Horses are extremely sensitive to fumonisins and a level above five parts per million (ppm) in their feed will result in a fatal disease called leucoencephalomalacia or hole in the head syndrome. Guidance levels for fumonisins in pig and chicken feeds are set at maximum allowable (safe) levels of 10 ppm and 50 ppm, respectively. Research has also implicated this mycotoxin as one of the causes of human oesophageal cancer, which is common in certain regions of Africa, Europe, China and the USA.
Maize hybrids differ in their susceptibility to Fusarium ear rot. For example, studies currently underway at the ARC-GCI show that genetically modified maize hybrids that contain the insecticidal proteins for the control of maize stalk borer (Bt maize) have significantly less Fusarium ear rot symptoms compared to their non-Bt isohybrids.
Agricultural practices such as planting hybrids that are adapted to local climatic conditions, use of hybrids with tight husks, control of ear feeding insects, avoiding excessive plant populations, maintaining adequate levels of nitrogen and other essential growth nutrients, crop rotation and sub-soiling in compacted soils to minimise plant stress, are some of the possible means that can be followed to reduce Fusarium ear rot.
Standard grain storage procedures that prevent the development of fumonisin mycotoxins in stored grain, such as drying maize kernels to moisture levels below 16% after harvest, may be recommended where high infection levels are expected. Stored grain should be aerated regularly to lower moisture content and temperature to desired levels.
Adjusting the combine harvester to avoid kernel damage during harvesting reduces mycotoxin contamination. However, due to the common occurrence of these fungi in nature, the use of sanitation practices have not been very successful in disease reduction.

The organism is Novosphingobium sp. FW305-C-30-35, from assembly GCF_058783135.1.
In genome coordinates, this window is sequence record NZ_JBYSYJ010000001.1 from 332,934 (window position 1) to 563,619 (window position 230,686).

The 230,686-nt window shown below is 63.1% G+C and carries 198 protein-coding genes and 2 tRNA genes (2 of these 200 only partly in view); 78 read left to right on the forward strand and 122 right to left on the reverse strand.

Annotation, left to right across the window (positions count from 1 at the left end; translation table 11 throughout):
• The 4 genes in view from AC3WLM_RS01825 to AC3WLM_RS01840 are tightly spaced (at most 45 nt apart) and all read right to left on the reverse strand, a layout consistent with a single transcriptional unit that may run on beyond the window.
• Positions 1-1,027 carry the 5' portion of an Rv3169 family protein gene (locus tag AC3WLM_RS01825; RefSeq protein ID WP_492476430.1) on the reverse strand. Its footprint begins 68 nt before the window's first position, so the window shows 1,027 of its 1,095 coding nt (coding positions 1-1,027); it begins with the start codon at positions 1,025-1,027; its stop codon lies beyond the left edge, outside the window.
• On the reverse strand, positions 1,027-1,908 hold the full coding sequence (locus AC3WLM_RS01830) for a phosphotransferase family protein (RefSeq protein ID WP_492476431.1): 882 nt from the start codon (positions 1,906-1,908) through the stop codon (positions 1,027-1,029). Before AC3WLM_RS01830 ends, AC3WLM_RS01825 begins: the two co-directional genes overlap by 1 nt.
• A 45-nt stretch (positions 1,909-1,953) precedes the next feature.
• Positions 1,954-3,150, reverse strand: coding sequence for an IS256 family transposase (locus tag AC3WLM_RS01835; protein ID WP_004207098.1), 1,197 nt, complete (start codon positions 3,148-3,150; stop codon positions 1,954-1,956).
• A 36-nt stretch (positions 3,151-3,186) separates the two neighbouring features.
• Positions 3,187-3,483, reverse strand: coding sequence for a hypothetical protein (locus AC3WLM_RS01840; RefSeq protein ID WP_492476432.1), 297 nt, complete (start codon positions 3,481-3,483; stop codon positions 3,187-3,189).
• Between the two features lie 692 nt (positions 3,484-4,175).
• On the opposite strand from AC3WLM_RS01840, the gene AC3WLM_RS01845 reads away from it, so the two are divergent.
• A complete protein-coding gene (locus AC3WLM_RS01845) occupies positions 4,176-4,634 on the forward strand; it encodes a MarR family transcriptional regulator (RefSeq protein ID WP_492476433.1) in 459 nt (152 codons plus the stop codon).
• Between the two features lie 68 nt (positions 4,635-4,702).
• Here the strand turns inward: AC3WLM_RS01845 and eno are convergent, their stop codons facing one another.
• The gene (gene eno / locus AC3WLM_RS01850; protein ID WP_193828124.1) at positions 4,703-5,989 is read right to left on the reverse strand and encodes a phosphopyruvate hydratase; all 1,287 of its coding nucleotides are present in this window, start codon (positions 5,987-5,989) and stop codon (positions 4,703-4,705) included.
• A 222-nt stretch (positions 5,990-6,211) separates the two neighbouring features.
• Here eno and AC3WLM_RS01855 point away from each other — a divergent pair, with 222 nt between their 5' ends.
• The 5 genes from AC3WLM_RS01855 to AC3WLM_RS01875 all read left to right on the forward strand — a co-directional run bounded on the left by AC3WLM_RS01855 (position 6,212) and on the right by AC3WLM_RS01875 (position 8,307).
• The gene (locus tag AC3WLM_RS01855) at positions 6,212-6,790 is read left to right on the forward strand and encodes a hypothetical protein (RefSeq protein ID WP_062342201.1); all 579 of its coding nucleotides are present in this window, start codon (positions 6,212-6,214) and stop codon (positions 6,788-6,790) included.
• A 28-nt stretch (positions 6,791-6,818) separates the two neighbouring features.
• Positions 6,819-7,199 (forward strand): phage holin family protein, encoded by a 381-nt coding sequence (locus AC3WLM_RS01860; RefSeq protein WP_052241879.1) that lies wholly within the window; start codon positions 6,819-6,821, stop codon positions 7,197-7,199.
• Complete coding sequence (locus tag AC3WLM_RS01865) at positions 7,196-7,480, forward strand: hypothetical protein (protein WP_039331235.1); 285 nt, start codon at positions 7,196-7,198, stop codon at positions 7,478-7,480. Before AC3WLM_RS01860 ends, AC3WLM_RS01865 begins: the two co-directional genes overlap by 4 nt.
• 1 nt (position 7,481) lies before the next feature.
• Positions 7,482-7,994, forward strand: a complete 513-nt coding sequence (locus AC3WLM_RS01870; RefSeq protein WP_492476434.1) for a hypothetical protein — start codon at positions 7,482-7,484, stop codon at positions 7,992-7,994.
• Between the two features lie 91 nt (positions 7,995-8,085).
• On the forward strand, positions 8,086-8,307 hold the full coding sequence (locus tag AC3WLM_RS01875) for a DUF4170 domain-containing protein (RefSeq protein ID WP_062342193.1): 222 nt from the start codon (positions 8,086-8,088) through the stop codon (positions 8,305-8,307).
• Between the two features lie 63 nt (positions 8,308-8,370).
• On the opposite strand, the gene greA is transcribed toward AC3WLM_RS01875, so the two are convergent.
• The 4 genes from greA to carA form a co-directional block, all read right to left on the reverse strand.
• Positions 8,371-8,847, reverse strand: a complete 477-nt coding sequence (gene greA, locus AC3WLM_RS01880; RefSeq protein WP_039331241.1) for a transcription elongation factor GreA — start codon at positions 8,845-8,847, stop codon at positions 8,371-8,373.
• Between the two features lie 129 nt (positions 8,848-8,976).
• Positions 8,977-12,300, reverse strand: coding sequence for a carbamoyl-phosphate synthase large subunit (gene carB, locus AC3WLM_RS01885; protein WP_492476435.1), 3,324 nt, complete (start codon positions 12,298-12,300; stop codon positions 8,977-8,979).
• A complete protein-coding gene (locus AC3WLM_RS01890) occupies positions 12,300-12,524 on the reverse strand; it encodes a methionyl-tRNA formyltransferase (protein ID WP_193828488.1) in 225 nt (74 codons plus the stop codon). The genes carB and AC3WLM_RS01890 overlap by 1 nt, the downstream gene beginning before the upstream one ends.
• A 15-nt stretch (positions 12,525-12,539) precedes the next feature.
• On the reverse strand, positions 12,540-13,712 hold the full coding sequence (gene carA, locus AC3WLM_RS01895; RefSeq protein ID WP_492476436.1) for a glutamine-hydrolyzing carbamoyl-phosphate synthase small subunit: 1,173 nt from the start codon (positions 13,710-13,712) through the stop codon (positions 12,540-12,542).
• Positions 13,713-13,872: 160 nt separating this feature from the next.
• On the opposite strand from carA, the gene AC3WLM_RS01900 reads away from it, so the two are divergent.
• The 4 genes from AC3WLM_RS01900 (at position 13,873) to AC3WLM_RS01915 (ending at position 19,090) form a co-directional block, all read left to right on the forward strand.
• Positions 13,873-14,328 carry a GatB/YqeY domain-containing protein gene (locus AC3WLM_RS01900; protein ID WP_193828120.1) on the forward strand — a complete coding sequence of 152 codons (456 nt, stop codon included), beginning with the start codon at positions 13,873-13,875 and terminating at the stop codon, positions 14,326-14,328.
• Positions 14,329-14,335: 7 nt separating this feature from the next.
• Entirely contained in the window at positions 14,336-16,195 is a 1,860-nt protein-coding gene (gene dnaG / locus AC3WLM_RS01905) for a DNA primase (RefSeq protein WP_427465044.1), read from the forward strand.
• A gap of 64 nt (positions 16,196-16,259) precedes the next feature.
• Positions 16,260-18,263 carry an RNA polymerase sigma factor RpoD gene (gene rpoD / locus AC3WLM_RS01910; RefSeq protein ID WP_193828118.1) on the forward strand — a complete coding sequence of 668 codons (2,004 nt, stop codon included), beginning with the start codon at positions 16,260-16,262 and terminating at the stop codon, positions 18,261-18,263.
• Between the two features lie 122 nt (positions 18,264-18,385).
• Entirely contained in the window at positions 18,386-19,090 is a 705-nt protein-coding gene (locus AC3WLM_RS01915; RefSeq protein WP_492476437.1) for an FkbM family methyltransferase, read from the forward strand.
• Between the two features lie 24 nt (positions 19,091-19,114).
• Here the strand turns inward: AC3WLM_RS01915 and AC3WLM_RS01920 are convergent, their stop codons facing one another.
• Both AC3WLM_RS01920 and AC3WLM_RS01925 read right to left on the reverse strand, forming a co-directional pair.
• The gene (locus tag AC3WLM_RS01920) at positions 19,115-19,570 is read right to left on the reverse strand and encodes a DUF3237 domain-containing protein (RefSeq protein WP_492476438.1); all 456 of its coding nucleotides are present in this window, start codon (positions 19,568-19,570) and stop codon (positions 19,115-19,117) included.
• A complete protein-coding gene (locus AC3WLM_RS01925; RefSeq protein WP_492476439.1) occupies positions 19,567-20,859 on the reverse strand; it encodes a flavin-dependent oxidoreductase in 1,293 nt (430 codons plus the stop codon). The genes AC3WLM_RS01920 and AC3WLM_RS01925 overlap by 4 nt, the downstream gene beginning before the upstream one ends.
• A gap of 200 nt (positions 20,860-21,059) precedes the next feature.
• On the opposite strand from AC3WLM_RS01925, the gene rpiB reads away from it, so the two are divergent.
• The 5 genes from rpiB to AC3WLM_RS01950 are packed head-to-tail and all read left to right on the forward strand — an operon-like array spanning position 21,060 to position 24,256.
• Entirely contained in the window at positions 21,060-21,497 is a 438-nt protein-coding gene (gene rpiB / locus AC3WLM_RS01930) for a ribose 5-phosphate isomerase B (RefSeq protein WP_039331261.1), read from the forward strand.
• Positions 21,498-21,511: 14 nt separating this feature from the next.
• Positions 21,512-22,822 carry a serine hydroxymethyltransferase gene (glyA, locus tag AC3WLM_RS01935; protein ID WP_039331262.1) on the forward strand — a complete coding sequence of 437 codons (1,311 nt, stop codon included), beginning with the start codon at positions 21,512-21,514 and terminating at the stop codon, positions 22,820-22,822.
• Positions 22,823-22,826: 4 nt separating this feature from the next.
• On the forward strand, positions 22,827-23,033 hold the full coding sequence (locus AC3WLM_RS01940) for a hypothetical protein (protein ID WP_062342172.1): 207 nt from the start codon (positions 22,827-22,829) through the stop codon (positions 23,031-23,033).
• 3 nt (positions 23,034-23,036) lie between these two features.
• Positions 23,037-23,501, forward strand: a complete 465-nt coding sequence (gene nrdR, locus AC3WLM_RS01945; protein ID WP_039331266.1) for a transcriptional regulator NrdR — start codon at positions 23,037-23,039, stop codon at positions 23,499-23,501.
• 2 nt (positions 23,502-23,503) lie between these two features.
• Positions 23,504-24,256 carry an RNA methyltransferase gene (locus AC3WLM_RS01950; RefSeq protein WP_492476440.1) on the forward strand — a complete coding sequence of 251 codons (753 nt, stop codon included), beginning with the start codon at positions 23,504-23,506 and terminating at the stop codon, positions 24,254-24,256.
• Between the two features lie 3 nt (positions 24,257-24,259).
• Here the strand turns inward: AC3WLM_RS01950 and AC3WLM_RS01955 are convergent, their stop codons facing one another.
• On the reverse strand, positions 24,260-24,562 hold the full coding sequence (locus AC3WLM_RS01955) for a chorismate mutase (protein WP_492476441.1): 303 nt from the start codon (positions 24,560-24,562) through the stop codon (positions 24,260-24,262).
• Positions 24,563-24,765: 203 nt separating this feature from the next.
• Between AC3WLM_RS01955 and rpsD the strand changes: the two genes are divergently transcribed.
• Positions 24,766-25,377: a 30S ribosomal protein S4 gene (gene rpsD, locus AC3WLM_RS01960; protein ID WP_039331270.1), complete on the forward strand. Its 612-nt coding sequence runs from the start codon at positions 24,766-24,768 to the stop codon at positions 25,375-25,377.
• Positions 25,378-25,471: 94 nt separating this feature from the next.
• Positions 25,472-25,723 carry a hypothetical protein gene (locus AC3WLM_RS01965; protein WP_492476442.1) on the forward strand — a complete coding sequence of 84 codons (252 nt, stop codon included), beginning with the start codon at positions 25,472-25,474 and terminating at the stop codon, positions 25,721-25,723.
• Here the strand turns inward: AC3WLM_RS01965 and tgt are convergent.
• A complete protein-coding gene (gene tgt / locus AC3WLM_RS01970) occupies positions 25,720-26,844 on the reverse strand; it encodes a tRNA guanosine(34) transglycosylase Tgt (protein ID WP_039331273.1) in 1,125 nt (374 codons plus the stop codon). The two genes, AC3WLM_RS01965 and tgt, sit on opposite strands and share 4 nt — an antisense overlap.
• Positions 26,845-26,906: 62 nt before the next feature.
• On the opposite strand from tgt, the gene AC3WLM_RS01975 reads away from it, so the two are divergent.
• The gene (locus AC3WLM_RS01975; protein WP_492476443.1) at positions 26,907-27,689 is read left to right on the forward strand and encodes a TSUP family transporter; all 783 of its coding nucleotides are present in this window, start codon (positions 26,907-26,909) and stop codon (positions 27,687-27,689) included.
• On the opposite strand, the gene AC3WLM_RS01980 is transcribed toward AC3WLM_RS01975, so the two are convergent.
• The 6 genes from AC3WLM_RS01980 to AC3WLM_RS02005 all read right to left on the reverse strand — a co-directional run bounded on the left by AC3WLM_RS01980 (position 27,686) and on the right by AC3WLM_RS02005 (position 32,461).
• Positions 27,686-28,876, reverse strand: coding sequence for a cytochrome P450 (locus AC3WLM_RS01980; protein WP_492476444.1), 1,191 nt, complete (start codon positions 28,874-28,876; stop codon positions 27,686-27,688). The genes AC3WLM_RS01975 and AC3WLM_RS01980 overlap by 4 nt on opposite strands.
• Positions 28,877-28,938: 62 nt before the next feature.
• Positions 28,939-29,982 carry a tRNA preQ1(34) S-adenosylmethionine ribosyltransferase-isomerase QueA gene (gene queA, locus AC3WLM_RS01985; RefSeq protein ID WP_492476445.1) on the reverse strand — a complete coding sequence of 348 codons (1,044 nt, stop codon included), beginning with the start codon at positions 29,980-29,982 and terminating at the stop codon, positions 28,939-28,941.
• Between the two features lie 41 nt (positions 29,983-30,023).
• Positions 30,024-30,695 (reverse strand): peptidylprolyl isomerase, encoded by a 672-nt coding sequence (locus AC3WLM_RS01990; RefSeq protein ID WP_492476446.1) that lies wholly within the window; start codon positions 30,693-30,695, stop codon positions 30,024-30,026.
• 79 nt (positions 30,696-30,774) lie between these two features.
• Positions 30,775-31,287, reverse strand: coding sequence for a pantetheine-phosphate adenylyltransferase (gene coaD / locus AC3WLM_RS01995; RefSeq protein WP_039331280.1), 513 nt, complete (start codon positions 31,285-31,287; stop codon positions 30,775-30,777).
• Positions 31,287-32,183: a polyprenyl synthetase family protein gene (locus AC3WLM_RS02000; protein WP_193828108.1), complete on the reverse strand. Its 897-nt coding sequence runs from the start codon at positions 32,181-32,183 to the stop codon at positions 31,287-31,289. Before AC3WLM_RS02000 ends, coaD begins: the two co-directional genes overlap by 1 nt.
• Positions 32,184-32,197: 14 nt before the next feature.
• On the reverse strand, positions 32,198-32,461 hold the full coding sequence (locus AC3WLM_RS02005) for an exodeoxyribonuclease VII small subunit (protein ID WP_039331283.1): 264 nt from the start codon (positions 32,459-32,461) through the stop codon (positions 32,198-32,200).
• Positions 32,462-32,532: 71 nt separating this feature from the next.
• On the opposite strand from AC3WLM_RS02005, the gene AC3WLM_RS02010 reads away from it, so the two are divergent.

Graminearum ear rot
Graminearum ear rot (Photo 8), also known as Gibberella or red ear rot, is caused by the fungus Fusarium graminearum and other fungi belonging to the Fusarium graminearum species complex which also causes root rot, crown rot, stalk rot and seedling blight of maize.
Recent research has shown that three of the recently identified 16 species within the Fusarium graminearum species complex occur on maize roots and include F. boothii, F. meridionale and F. graminearum s.s. and only F. boothii occurs on maize ears in South Africa.
Disease symptoms are dark red discolouration of the whole or part of the maize ear. Early infections result in complete ear rotting, with husks adhering tightly to the ear. Graminearum ear rot usually progresses from the tip of the ear downward.
This fungus survives primarily on the surface of maize stubble throughout winter. Survival on other organic matter that may be in or on the soil has recently been shown to result in alternate sources for the survival of this pathogen. This includes crops such as lucerne and grass cover crops. This explains the presence of Gibberella ear and stalk rot on lands that have been cropped to “non-hosts” for a number of years.
Survival structures may develop and mature on organic material and/or maize stalk tissue under warm, wet conditions. Ascospores are exuded from the perithecia and are taken up into air currents, from where these spores can then be deposited on and infect other maize plants.
This fungus also infects various other cereals such as wheat and barley, which may help the pathogen to overwinter, causing even larger disease outbreaks the following season. Fusarium graminearum species complex infects maize seed and infection levels of up to 66% have been reported. Seed to seed transmission, however, has not been clearly shown.